This plant-based twist on the ’anyway you like it’ Japanese street food might be my new favourite way to eat cabbage! Instead of an egg and wheat batter (and several impossible-to-find specialist Japanese ingredients) I’ve used a simple chickpea flour batter. This simple dish doesn’t take long to put together and is perfect for any meal! Breakfast, brunch, lunch or even a quick dinner. Top with mayonnaise (I like a bit of sriracha too), kimchi (find my recipe here) and sesame seeds. Delicious!
Ingredients (serves 2)
1 small mug of chickpea flour
1 tsp salt
1 small mug of water
1/4 of a cabbage, chopped
1 nori seaweed sheet, snipped into strips
vegetable oil for frying
kimchi, mayonnaise, sriracha and sesame seeds to serve
Whisk the chickpea flour, salt and water together into a smooth batter.
Add the cabbage and nori and mix well to coat them in the batter.
Heat a frying pan over a medium heat and add a generous drizzle of vegetable oil.
Add half the mixture to the pan and spread out. When golden brown underneath, carefully loosen and flip the pancake over and cook on the other side until golden brown.
Cook the other half of the mixture in the same way then serve with toppings as you like.
This is an Irish take on the traditional, spicy, fermented side dish from Korea, kimchi. The most common kimchi is traditionally made with Chinese leaf (or Napa) cabbages, but we love to make seasonal versions all year round with our incredible range of Irish cabbages. This recipe would work with any cabbage but my favourite cabbage for kimchi has got to be the beautiful Savoy. With its beautiful ruffled edged, crinkly leaves and deep ridges, it is the perfect vessel to hold the spice paste and it is hardy enough to keep its shape even after fermentation. We have a wonderful harvest of savoys this year, why not add some extras to your next order and give fermenting a go!
Fermenting vegetables can sound a little strange and like a lot of work. But it is actually a very simple way to preserve excess vegetables (just a case of salting or submerging vegetables in brine and leaving them to do their thing at room temperature for a week or so) and it is incredibly beneficial to our health. Fermented vegetables contain trillions of live beneficial bacteria which enhance our gut health. This has a positive knock-on effect to our entire wellbeing. As well as being easy and super-healthy, fermented vegetables are completely delicious! They have a complex flavour and cut through rich foods, think ‘salty pickles’. Just the thing for finishing off a dish or popping into a salad or sandwich. We have jars of ferments on the table for pretty much every meal. Kimchi, of course, goes particularly well with rice bowls and ramens or rolled into sushi, but we are a bit addicted to ‘kimcheese’ toasties. Kimchi is also amazing on peanut butter toast or as a side with macaroni cheese. How do you eat kimchi?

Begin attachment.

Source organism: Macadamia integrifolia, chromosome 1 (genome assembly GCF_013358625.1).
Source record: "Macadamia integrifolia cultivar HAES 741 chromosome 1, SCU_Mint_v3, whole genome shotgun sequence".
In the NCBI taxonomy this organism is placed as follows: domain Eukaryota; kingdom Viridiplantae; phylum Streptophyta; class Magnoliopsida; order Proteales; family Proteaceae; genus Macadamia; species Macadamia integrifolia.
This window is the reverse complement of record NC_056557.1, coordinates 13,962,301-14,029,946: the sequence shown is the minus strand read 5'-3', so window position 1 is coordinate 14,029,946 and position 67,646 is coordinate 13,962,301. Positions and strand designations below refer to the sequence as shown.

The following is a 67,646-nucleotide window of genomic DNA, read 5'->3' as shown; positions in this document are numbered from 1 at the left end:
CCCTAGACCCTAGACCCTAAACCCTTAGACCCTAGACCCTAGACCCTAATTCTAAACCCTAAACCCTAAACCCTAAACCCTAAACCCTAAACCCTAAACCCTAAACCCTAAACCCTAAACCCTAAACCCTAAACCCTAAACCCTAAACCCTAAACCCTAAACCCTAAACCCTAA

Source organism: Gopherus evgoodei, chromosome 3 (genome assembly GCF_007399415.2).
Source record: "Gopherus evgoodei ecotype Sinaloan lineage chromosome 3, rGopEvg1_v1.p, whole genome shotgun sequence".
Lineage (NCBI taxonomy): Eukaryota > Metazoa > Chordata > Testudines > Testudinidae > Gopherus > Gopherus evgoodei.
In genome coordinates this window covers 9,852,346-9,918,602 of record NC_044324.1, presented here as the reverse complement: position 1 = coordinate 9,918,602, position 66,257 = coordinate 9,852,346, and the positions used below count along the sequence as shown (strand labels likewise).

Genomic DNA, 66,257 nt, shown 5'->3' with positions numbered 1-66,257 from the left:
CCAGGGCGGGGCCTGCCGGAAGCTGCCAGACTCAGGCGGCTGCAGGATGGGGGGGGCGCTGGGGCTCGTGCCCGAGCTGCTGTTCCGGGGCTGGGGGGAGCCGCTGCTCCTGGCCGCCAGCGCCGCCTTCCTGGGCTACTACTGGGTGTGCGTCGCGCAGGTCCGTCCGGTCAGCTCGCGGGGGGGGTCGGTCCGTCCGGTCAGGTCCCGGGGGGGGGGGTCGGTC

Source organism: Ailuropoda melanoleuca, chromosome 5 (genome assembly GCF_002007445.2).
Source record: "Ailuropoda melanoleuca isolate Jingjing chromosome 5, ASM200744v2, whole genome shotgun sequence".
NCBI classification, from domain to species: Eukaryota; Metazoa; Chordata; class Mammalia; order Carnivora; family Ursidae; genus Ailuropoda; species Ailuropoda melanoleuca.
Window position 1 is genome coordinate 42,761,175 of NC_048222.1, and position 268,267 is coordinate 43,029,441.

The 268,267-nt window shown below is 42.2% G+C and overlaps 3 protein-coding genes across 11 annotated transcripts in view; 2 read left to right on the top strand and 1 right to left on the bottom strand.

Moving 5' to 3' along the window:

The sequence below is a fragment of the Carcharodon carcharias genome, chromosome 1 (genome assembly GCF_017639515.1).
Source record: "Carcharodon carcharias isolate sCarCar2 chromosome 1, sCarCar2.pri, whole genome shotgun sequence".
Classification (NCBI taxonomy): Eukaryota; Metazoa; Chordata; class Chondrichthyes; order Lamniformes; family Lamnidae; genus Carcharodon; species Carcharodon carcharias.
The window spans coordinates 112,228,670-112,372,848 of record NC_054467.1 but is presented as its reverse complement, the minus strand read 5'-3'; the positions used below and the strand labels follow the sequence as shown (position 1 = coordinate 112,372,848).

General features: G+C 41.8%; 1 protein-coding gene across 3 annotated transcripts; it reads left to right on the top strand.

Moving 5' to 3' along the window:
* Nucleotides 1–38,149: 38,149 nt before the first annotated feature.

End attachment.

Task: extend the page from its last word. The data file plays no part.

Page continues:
1 savoy cabbage
natural sea salt
1/2 bulb garlic
4 red chillies (or to taste)
1 large ‘thumb’ of fresh ginger (or to taste)
First clean your work surface and the tools you will need – Find a large jar or several smaller jars and wash them and their lids well with dish soap. Rinse throughly with very hot water. Leave to air dry on a clean tea towel. Find your largest mixing bowl, or if you don’t have a very big one, use a large stock pot or plastic storage box. Clean it very well as above. Clean a large chopping board and knife and a small blender too. Now you are ready to start.
Pull a few of the tough, outer leaves off your cabbage, rinse and put to one side for later. These will be your ‘followers’ which will be important later. Rinse the rest of the cabbage, slice the leek in half lengthways, keeping the root end intact, and rinse out all the mud. Rinse your chillies and thumb of ginger too.
Chop the cabbage into quarters, remove the core from each quarter and thinly slice it and add it to the bowl. Then cut the rest of the cabbage into bite sized chunks and add them to the bowl. Chop up the leek into chunks too and add it to the bowl with the cabbage.